US Census: Vt. leads in income growth
MONTPELIER, Vt. (AP) — Vermont is seeing a mix of economic news: Its unemployment rate jumped in August by three-tenths of a percentage point for the second month in a row, the state Department of Labor said Friday.
But at 5.3 percent, it remained the fifth lowest in the country and well below the national rate of 8.1 percent.
Meanwhile the U.S. Census reported that by one measure, Vermont was the lone bright spot on the national economic scene last year. The Census Bureau's American Community Survey said Vermont was the only state to see a rise in its median household income, which went from $50,707 in 2010 to $52,776 in 2011.
Art Woolf, an associate professor of economics at the University of Vermont and editor of the Vermont Economy Newsletter, said the Census data paint a truer picture of Vermont's economy than month-to-month unemployment figures.
In part, that's because what the Census based on survey estimates has been backed up by hard data on collections by the state Tax Department, Woolf said.
"If you look at income tax numbers, they show very healthy growth in personal income taxes for the state," Woolf said. "It tells us people are earning more income."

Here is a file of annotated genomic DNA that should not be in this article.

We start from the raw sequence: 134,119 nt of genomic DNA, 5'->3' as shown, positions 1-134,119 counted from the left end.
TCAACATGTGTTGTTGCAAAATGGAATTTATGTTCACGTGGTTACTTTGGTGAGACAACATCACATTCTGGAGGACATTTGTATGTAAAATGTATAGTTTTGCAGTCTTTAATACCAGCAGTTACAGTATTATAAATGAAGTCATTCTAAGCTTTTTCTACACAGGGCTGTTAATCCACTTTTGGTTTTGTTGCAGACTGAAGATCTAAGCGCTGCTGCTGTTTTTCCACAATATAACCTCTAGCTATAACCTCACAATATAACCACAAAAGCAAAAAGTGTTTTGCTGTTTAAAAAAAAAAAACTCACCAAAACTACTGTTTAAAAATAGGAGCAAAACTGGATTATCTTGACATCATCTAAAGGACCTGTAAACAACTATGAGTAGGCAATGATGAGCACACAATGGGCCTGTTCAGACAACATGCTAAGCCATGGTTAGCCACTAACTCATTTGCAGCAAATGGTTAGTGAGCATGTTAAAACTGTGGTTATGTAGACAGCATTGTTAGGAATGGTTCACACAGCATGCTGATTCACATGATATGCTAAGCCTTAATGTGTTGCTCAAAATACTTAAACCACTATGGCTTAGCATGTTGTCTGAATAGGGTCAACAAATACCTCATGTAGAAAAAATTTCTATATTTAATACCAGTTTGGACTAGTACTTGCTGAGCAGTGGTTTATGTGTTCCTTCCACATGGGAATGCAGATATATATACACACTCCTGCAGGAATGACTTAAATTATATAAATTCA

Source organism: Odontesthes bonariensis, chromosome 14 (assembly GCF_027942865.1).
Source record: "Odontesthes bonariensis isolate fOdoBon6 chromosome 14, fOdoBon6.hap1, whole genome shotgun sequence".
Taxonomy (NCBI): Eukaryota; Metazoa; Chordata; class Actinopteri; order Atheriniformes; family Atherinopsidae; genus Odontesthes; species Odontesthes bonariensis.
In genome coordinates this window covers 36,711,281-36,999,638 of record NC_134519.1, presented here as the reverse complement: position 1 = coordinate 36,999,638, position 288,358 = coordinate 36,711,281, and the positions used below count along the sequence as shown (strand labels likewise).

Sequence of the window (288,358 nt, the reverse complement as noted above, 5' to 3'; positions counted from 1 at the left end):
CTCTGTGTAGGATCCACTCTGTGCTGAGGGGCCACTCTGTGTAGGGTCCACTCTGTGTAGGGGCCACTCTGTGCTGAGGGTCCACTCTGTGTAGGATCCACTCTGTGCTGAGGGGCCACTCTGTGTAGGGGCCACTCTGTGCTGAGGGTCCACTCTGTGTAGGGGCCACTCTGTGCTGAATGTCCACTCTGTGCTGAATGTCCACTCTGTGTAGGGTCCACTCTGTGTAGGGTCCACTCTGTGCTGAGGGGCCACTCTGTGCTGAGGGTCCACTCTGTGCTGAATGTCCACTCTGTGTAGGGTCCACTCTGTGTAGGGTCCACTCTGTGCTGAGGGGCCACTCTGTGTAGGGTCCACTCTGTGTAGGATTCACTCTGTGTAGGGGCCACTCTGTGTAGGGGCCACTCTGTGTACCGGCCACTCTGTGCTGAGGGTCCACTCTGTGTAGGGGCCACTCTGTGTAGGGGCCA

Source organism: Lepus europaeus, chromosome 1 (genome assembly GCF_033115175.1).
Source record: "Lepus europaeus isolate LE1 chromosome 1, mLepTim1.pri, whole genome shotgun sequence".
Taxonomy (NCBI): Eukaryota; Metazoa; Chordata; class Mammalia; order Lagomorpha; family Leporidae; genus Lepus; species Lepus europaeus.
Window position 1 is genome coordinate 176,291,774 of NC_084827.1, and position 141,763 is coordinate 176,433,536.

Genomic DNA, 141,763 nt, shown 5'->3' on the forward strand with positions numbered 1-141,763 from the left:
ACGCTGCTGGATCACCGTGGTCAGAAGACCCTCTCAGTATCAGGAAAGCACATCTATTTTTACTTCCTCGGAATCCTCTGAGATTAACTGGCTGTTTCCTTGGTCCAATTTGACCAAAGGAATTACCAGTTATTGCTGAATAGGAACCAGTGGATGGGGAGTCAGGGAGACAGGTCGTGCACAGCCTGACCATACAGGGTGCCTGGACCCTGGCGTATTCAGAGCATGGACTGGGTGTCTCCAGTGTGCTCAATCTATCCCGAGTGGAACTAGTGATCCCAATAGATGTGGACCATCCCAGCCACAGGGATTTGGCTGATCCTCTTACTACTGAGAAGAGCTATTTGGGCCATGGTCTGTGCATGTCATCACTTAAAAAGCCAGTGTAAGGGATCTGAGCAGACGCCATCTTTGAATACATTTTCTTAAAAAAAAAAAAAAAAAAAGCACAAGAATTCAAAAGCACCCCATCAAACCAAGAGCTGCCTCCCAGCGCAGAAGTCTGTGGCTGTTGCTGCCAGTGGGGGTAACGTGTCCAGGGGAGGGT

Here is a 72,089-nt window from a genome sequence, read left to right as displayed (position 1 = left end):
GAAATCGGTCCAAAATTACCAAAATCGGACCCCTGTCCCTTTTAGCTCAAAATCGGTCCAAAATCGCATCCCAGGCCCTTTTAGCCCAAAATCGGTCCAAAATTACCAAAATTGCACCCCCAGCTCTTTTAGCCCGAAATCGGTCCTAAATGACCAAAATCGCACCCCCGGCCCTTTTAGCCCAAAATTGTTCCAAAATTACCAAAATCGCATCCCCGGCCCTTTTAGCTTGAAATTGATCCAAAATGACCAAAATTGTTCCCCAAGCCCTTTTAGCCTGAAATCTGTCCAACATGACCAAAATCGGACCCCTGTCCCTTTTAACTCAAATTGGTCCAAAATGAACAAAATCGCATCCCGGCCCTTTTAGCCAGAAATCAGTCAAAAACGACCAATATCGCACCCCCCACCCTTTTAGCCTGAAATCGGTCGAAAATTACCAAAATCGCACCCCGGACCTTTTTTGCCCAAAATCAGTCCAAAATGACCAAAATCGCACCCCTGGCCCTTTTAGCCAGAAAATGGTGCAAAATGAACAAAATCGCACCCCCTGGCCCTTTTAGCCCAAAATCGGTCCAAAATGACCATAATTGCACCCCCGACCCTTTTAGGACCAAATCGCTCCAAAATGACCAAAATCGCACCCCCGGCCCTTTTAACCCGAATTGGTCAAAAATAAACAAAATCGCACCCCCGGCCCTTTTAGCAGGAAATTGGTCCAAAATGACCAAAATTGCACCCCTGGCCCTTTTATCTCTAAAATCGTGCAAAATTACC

The Census Bureau also reported that poverty is declining in Vermont. The percentage of residents in the state living in poverty declined from 12.7 in 2010 to 11.5 in 2011, the census said. Vermont tied with Virginia with the seventh-lowest poverty rate in the country in 2011. Virginia and all the states with lower rates than Vermont's saw theirs climb from 2010 to 2011.
For Vermont, "You have to see it as good news," Woolf said. "Having lower poverty and higher incomes is kind of the idea of what you want the economy to do."
Vermont also ranked low among the states for income inequality. The Census Bureau uses a "Gini index," a complex formula that allows it to compare incomes distributed across a population, to estimate income inequality. Vermont's was fifth lowest in the country.
Not everyone painted Vermont's economy in a completely positive light.
Jack Hoffman, senior policy analyst with the Montpelier-based Public Assets Institute, said in a blog post that the new Census data "bring to mind a book title from the 1960s: 'Been Down So Long It Looks Like Up to Me.'"
While Vermont's poverty rate dropped in 2011, "it had risen in 2008, 2009, and 2010 as the Great Recession took its toll," Hoffman wrote. "Despite the drop last year, Vermont's poverty rate in 2011 was still higher than the 10.1 percent rate we had in 2007."